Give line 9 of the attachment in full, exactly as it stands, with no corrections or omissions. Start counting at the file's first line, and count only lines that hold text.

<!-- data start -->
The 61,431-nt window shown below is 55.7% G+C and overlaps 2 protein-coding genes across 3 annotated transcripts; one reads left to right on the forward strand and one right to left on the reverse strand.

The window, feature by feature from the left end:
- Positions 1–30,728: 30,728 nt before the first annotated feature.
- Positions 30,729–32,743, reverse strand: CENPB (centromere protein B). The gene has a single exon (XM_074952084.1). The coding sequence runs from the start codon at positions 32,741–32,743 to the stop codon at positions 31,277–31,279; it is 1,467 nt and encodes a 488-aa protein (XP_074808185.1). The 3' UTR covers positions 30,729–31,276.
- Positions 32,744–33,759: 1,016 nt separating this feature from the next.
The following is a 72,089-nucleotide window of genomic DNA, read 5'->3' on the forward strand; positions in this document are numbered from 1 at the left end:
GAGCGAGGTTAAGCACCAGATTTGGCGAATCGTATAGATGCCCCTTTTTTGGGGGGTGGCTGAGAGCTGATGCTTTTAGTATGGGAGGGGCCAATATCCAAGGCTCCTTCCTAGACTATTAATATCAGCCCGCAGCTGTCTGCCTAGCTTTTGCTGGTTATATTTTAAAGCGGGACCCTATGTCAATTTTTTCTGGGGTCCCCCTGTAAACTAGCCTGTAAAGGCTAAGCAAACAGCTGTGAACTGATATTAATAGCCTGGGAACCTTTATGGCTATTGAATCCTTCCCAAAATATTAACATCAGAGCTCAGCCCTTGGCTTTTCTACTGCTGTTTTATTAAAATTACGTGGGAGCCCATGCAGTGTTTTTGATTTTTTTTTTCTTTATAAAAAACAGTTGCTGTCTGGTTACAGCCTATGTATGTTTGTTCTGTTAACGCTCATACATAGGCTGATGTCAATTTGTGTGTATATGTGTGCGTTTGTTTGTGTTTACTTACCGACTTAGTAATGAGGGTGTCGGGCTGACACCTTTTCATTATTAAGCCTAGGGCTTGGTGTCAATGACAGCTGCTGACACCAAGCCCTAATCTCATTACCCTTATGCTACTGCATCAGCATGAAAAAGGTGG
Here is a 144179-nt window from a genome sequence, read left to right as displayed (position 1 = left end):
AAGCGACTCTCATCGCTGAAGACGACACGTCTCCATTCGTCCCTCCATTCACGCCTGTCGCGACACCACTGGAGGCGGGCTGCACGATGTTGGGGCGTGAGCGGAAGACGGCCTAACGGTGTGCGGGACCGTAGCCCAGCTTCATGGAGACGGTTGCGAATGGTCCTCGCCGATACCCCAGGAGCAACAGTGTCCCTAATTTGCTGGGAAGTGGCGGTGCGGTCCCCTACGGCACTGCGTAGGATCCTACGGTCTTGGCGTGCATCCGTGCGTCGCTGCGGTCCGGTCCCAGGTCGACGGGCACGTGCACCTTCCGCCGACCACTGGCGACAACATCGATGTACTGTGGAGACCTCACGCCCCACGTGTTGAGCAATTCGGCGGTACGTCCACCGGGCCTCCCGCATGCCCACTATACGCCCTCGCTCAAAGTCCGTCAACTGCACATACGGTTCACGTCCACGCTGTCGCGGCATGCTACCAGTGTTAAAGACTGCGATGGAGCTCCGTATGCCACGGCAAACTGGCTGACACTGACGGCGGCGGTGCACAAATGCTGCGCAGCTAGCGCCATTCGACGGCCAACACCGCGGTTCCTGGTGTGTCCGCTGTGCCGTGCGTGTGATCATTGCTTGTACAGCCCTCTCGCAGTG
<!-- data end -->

AAGCGACTCTCATCGCTGAAGACGACACGTCTCCATTCGTCCCTCCATTCACGCCTGTCGCGACACCACTGGAGGCGGGCTGCACGATGTTGGGGCGTGAGCGGAAGACGGCCTAACGGTGTGCGGGACCGTAGCCCAGCTTCATGGAGACGGTTGCGAATGGTCCTCGCCGATACCCCAGGAGCAACAGTGTCCCTAATTTGCTGGGAAGTGGCGGTGCGGTCCCCTACGGCACTGCGTAGGATCCTACGGTCTTGGCGTGCATCCGTGCGTCGCTGCGGTCCGGTCCCAGGTCGACGGGCACGTGCACCTTCCGCCGACCACTGGCGACAACATCGATGTACTGTGGAGACCTCACGCCCCACGTGTTGAGCAATTCGGCGGTACGTCCACCGGGCCTCCCGCATGCCCACTATACGCCCTCGCTCAAAGTCCGTCAACTGCACATACGGTTCACGTCCACGCTGTCGCGGCATGCTACCAGTGTTAAAGACTGCGATGGAGCTCCGTATGCCACGGCAAACTGGCTGACACTGACGGCGGCGGTGCACAAATGCTGCGCAGCTAGCGCCATTCGACGGCCAACACCGCGGTTCCTGGTGTGTCCGCTGTGCCGTGCGTGTGATCATTGCTTGTACAGCCCTCTCGCAGTG